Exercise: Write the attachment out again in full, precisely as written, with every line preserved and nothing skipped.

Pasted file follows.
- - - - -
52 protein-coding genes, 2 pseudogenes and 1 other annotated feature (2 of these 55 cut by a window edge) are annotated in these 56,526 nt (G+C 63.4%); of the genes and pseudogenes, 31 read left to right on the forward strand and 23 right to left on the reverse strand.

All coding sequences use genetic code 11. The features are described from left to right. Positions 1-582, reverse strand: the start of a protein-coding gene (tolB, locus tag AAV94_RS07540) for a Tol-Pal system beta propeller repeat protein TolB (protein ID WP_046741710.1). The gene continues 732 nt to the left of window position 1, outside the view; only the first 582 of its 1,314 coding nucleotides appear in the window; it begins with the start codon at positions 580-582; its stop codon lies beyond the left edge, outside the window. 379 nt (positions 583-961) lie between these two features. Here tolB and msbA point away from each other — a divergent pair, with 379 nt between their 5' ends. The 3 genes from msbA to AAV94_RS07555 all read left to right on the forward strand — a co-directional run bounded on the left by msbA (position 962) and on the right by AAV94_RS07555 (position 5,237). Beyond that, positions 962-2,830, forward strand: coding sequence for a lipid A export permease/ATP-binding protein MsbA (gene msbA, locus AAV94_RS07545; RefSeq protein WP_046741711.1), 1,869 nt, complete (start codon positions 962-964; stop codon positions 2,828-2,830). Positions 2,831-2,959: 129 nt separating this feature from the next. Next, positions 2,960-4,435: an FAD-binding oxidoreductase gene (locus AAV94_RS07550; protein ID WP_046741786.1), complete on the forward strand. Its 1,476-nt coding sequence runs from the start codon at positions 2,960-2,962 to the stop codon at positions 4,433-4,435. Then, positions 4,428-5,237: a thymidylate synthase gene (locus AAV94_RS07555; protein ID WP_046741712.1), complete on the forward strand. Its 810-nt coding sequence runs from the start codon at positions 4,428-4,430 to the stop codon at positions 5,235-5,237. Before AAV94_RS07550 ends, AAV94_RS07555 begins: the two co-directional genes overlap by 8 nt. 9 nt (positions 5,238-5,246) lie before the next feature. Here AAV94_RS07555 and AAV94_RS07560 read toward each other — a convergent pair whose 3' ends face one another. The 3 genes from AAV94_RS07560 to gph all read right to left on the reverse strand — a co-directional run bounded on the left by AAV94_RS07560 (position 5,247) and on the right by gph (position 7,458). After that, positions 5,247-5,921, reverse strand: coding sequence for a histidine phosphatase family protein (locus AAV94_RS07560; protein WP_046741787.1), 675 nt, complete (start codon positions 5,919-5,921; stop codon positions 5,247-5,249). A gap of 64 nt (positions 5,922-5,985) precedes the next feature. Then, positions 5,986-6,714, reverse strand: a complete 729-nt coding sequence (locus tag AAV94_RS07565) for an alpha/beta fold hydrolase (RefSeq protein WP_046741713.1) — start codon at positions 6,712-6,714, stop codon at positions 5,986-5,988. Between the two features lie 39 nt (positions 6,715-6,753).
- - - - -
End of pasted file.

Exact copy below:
52 protein-coding genes, 2 pseudogenes and 1 other annotated feature (2 of these 55 cut by a window edge) are annotated in these 56,526 nt (G+C 63.4%); of the genes and pseudogenes, 31 read left to right on the forward strand and 23 right to left on the reverse strand.

All coding sequences use genetic code 11. The features are described from left to right. Positions 1-582, reverse strand: the start of a protein-coding gene (tolB, locus tag AAV94_RS07540) for a Tol-Pal system beta propeller repeat protein TolB (protein ID WP_046741710.1). The gene continues 732 nt to the left of window position 1, outside the view; only the first 582 of its 1,314 coding nucleotides appear in the window; it begins with the start codon at positions 580-582; its stop codon lies beyond the left edge, outside the window. 379 nt (positions 583-961) lie between these two features. Here tolB and msbA point away from each other — a divergent pair, with 379 nt between their 5' ends. The 3 genes from msbA to AAV94_RS07555 all read left to right on the forward strand — a co-directional run bounded on the left by msbA (position 962) and on the right by AAV94_RS07555 (position 5,237). Beyond that, positions 962-2,830, forward strand: coding sequence for a lipid A export permease/ATP-binding protein MsbA (gene msbA, locus AAV94_RS07545; RefSeq protein WP_046741711.1), 1,869 nt, complete (start codon positions 962-964; stop codon positions 2,828-2,830). Positions 2,831-2,959: 129 nt separating this feature from the next. Next, positions 2,960-4,435: an FAD-binding oxidoreductase gene (locus AAV94_RS07550; protein ID WP_046741786.1), complete on the forward strand. Its 1,476-nt coding sequence runs from the start codon at positions 2,960-2,962 to the stop codon at positions 4,433-4,435. Then, positions 4,428-5,237: a thymidylate synthase gene (locus AAV94_RS07555; protein ID WP_046741712.1), complete on the forward strand. Its 810-nt coding sequence runs from the start codon at positions 4,428-4,430 to the stop codon at positions 5,235-5,237. Before AAV94_RS07550 ends, AAV94_RS07555 begins: the two co-directional genes overlap by 8 nt. 9 nt (positions 5,238-5,246) lie before the next feature. Here AAV94_RS07555 and AAV94_RS07560 read toward each other — a convergent pair whose 3' ends face one another. The 3 genes from AAV94_RS07560 to gph all read right to left on the reverse strand — a co-directional run bounded on the left by AAV94_RS07560 (position 5,247) and on the right by gph (position 7,458). After that, positions 5,247-5,921, reverse strand: coding sequence for a histidine phosphatase family protein (locus AAV94_RS07560; protein WP_046741787.1), 675 nt, complete (start codon positions 5,919-5,921; stop codon positions 5,247-5,249). A gap of 64 nt (positions 5,922-5,985) precedes the next feature. Then, positions 5,986-6,714, reverse strand: a complete 729-nt coding sequence (locus tag AAV94_RS07565) for an alpha/beta fold hydrolase (RefSeq protein WP_046741713.1) — start codon at positions 6,712-6,714, stop codon at positions 5,986-5,988. Between the two features lie 39 nt (positions 6,715-6,753).